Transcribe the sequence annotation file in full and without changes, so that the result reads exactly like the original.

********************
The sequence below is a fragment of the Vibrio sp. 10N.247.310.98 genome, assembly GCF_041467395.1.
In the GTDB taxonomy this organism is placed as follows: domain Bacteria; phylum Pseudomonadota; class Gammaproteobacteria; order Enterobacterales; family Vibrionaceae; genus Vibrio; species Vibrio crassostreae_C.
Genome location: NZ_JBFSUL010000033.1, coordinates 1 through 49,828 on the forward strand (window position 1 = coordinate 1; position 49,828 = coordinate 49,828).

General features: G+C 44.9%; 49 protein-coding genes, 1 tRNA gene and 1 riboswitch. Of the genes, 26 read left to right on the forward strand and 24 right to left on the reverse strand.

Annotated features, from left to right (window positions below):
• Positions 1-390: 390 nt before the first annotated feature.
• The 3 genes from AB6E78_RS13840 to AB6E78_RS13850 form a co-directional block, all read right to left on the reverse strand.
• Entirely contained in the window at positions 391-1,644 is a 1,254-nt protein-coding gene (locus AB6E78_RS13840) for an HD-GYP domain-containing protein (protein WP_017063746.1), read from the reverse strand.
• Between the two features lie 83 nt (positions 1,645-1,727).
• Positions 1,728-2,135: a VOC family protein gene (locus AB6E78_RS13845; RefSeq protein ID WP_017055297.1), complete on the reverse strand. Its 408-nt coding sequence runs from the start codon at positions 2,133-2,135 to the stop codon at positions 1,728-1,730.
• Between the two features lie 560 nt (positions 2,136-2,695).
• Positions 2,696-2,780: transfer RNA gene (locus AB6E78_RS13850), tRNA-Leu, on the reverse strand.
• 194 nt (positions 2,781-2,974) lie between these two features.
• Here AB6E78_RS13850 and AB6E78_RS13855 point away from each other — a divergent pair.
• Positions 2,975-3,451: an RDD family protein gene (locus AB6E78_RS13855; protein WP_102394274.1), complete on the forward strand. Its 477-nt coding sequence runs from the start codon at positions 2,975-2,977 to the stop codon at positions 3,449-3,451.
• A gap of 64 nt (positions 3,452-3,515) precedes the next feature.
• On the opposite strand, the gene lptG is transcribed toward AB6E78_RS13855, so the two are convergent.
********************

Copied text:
The sequence below is a fragment of the Vibrio sp. 10N.247.310.98 genome, assembly GCF_041467395.1.
In the GTDB taxonomy this organism is placed as follows: domain Bacteria; phylum Pseudomonadota; class Gammaproteobacteria; order Enterobacterales; family Vibrionaceae; genus Vibrio; species Vibrio crassostreae_C.
Genome location: NZ_JBFSUL010000033.1, coordinates 1 through 49,828 on the forward strand (window position 1 = coordinate 1; position 49,828 = coordinate 49,828).

General features: G+C 44.9%; 49 protein-coding genes, 1 tRNA gene and 1 riboswitch. Of the genes, 26 read left to right on the forward strand and 24 right to left on the reverse strand.

Annotated features, from left to right (window positions below):
• Positions 1-390: 390 nt before the first annotated feature.
• The 3 genes from AB6E78_RS13840 to AB6E78_RS13850 form a co-directional block, all read right to left on the reverse strand.
• Entirely contained in the window at positions 391-1,644 is a 1,254-nt protein-coding gene (locus AB6E78_RS13840) for an HD-GYP domain-containing protein (protein WP_017063746.1), read from the reverse strand.
• Between the two features lie 83 nt (positions 1,645-1,727).
• Positions 1,728-2,135: a VOC family protein gene (locus AB6E78_RS13845; RefSeq protein ID WP_017055297.1), complete on the reverse strand. Its 408-nt coding sequence runs from the start codon at positions 2,133-2,135 to the stop codon at positions 1,728-1,730.
• Between the two features lie 560 nt (positions 2,136-2,695).
• Positions 2,696-2,780: transfer RNA gene (locus AB6E78_RS13850), tRNA-Leu, on the reverse strand.
• 194 nt (positions 2,781-2,974) lie between these two features.
• Here AB6E78_RS13850 and AB6E78_RS13855 point away from each other — a divergent pair.
• Positions 2,975-3,451: an RDD family protein gene (locus AB6E78_RS13855; protein WP_102394274.1), complete on the forward strand. Its 477-nt coding sequence runs from the start codon at positions 2,975-2,977 to the stop codon at positions 3,449-3,451.
• A gap of 64 nt (positions 3,452-3,515) precedes the next feature.
• On the opposite strand, the gene lptG is transcribed toward AB6E78_RS13855, so the two are convergent.